Though comic fandom's often held to be an unwelcoming place for girls, one correspondent remembers fondly her trip to the 1978 San Diego Comic-Con, when she was only 8 years old. Other females were few and far between—but one of them was Wendy Pini, who embodied the classic fantasy persona of Red Sonja—and who had a story of her own to tell.

BB: How did you find yourself, as a little kid, at the El Cortez Hotel in '78?

CANDACE: When I was 8, my father took me to my first Comic-Con. I believe it was still called San Diego's West Coast Comic-Con at that time. He was not an overt comic junkie although he liked SciFi well enough, but I was, having been captivated by the Pini's ElfQuest comics, introduced to me by a boy, of course.  Wendy Pini was there.  I still have my original Warp Graphics versions, plus two or more of each of the graphic novels, that I now share with my 5 year old.   


BB: Any other well-known comic writers and artists that you recall?

CANDACE: There were others there that are now part of the iconic comic lexicon (say that five times fast) – Matt Groening and Boris Vallejo come to mind.  Later, I remember Ray Bradbury and Douglas Adams – I think in the downtown San Diego convention center.  Maybe 1983 or so. 

BB: It must have been overwhelming!

CANDACE: Seeing as how I was only eight I was not old enough to really appreciate what it all really meant. 

BB: How many other girls were there?

CANDACE: My impressions are of being one of the few girls there either my age or even into the teens.  This persisted for the next 8-9 years.  There were no scantily clad "models" marketing their wares or even promoting films.  That started much later. I am certain that I was missing out on a lot of the after hours screening events, knowing from later experiences that the films tended toward less mainstream and more risqué fare. 

BB: You mention how the event's changed, how bit it's become. The whole vibe of the show must have been completely different in those days.

CANDACE: I remember lots of booths with just a couple of guys and their boxes of comic books.  Golden and Silver Age comics were star attractions.  There were lots of early Star Trek and Superman fans and even some early costume wearers.  Some of the big comic retailers that have continued to stick it out over the years were there even then, Mile High and others. 

BB: What was the atmosphere like? Was it easy to just hang out?

CANDACE: One thing I loved was that many artists would do custom work at the convention.  You could see the work in process.  It would then be donated to the convention and auctioned off.  Though that tradition still continues to some degree, you had a much greater chance of seeing the work in progress and eventually even winning it at auction than you do today. 

I loved the flashing gorgeous neon signs of that old hotel and it's Sky Room restaurant.  Being able to be see and talk to my heroes, awestruck and tongue-tied, without standing in huge lines – just feeling like part of the gang.  I miss it.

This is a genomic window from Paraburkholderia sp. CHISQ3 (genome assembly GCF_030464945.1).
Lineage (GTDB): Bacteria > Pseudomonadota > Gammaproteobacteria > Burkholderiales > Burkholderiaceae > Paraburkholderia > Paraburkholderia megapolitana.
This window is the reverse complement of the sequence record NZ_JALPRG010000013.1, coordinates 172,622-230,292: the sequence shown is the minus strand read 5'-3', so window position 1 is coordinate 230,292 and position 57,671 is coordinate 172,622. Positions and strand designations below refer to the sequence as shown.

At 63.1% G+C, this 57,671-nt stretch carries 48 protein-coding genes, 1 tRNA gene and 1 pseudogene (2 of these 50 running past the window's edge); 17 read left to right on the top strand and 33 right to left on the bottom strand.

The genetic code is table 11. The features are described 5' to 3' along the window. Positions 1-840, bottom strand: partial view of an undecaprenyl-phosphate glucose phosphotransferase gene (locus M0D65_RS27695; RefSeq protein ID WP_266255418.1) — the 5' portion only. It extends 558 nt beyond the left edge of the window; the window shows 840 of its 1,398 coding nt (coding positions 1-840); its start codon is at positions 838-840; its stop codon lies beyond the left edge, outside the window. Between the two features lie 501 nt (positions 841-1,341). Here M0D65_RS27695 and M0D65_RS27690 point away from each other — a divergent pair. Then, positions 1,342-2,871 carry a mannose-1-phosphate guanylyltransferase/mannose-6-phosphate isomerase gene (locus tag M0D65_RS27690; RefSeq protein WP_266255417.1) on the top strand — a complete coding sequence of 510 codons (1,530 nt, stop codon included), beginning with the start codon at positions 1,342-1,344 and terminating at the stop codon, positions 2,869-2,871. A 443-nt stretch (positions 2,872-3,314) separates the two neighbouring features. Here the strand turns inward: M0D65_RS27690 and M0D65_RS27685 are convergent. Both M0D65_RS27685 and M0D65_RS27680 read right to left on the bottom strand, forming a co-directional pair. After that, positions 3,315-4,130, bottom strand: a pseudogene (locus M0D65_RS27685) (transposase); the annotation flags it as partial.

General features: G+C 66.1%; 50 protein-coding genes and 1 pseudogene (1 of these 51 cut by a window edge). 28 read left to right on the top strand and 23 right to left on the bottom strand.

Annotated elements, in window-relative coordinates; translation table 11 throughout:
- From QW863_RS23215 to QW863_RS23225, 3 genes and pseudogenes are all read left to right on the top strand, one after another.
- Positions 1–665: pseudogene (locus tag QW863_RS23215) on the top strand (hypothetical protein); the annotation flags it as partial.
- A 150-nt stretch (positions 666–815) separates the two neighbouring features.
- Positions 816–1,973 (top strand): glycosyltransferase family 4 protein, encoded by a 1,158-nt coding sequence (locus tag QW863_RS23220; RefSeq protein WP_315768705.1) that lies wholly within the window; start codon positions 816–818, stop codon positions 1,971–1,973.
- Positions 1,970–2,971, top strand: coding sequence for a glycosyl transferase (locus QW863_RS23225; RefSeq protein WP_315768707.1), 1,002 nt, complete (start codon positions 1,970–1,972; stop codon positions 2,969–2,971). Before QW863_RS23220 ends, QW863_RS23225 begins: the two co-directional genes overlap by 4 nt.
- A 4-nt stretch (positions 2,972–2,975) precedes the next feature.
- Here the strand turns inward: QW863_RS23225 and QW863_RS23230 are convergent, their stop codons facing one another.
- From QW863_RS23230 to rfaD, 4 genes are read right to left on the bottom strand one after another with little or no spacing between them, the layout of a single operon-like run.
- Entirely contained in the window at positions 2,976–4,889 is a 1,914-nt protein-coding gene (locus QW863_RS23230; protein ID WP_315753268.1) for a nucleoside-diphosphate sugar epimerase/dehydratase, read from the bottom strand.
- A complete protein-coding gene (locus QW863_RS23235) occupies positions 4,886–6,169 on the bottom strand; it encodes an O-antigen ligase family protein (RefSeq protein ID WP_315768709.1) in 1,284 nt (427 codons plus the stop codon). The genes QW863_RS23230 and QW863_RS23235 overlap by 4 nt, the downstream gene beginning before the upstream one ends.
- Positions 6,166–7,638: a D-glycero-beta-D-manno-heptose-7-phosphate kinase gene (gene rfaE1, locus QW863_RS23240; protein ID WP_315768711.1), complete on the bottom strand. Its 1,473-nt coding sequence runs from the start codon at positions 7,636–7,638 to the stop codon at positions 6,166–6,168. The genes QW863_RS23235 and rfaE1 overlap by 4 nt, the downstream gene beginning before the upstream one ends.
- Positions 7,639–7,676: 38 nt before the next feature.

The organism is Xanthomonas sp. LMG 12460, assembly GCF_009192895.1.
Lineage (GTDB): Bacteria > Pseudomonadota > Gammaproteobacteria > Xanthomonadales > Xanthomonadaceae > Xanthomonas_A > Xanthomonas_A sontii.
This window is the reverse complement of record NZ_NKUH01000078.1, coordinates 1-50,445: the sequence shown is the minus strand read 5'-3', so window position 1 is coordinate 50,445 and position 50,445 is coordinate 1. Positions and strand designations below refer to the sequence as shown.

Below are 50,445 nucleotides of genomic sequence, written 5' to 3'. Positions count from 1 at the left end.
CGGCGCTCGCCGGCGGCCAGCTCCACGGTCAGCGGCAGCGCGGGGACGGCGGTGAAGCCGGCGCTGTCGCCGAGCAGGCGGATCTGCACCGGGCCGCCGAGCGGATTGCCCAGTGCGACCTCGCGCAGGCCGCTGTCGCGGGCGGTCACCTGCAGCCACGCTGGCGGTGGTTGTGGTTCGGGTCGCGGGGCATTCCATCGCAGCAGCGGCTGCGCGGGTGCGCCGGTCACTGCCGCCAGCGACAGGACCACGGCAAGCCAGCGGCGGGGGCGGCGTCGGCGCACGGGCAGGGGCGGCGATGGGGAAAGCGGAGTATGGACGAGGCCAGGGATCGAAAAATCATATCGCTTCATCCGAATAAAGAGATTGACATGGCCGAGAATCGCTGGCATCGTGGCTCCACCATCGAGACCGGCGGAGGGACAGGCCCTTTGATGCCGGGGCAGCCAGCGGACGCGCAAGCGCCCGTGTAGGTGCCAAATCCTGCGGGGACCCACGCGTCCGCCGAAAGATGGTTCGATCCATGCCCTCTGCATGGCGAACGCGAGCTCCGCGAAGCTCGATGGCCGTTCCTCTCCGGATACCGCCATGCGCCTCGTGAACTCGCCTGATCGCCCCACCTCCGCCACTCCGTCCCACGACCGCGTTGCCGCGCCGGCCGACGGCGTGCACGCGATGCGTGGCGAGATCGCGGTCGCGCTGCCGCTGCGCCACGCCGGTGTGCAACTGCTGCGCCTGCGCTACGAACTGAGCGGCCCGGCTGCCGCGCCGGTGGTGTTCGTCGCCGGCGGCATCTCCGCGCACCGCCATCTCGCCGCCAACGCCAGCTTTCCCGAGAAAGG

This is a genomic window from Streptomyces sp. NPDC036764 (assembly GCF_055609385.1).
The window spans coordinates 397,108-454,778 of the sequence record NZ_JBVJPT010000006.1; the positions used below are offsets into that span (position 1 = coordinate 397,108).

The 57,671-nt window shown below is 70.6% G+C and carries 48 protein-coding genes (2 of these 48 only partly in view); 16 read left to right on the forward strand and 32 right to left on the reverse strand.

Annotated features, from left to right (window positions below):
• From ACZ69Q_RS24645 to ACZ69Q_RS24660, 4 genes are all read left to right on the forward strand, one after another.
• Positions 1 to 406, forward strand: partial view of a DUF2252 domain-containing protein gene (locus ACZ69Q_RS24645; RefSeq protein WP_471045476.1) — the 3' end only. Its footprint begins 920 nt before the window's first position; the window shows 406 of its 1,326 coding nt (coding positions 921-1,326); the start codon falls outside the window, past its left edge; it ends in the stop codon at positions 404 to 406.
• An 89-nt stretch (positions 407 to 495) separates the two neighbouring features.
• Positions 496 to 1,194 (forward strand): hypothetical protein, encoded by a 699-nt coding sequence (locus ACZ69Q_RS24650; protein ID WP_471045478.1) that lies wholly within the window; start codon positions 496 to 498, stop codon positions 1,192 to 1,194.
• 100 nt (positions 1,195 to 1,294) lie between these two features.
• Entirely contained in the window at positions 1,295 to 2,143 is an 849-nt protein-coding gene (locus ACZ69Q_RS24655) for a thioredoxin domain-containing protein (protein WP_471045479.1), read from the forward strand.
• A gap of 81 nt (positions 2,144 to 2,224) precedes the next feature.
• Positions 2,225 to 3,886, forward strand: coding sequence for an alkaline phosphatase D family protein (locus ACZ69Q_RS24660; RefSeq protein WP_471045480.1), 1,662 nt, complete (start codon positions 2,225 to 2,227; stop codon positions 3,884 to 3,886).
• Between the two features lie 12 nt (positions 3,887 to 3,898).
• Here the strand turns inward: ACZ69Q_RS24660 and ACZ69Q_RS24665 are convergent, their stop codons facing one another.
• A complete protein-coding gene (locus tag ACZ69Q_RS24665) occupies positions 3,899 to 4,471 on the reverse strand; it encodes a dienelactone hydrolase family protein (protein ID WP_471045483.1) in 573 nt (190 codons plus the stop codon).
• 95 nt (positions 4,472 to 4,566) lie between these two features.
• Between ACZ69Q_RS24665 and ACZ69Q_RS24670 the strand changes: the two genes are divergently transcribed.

BB: When was the last time you went along?

CANDACE: I am still a regular "con" attendee, lucky enough to obtain a free professional pass as my husband is an award-winning Pixar animator.  I am responsible for introducing him to the Comic-Con as well in 1993.  He used to push me to the front of the crowd to get freebies as women were still a minority at the show.  Our then regular attendance started him on a path of taking a fine arts education and turning it into a more lucrative career of video games (Journeyman Project – I even got to voice a space station computer) and included the creation of a true 1998/1999 internet viral video, Alien Song – seen here:  When founder of Pixar, Ed Catmull saw it, he hired Victor.  So in some ways, Comic-Con has shaped my life for more than 30 years. 

Now we go and battle our way through the crowds, hunting down our favorite artists and items.  We cannot stand more than a day of the chaos.  It is information overload at it's finest.  But I'll always love it!

BONUS: Lost footage of Wendy Pini as Red Sonja at the '78 Comic Con

In the seventies, Red Sonja writer Frank Thorne and Wendy Pini used to perform a show, "Red Sonja and the Wizard," at comic conferences. No record of these legendary shows were thought to have survived, however—until this film, shot by an audience member at 1978's San Diego Comic Con, surfaced on YouTube.

"Recovering this is, for us, the equivalent to Robert Ballard's locating the Titanic," says Pini. "The quality is, alas, 1978-era Super-8 film taken under difficult conditions – but it EXISTS!"

ElfQuest at Boing Boing

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The secret history

The creation myths that bind all of us are at their most powerful when they're part of the plot, writes Maja D'Aoust.


Fables are portals to other worlds, writes Heather Johannsen—and to new places in this one.

A Girl at the 1978 Comic-Con

A snapshot of comics culture in the year that ElfQuest made its mark

Part 1 of the Final Quest Prologue

An all-new tale, published first here at Boing Boing

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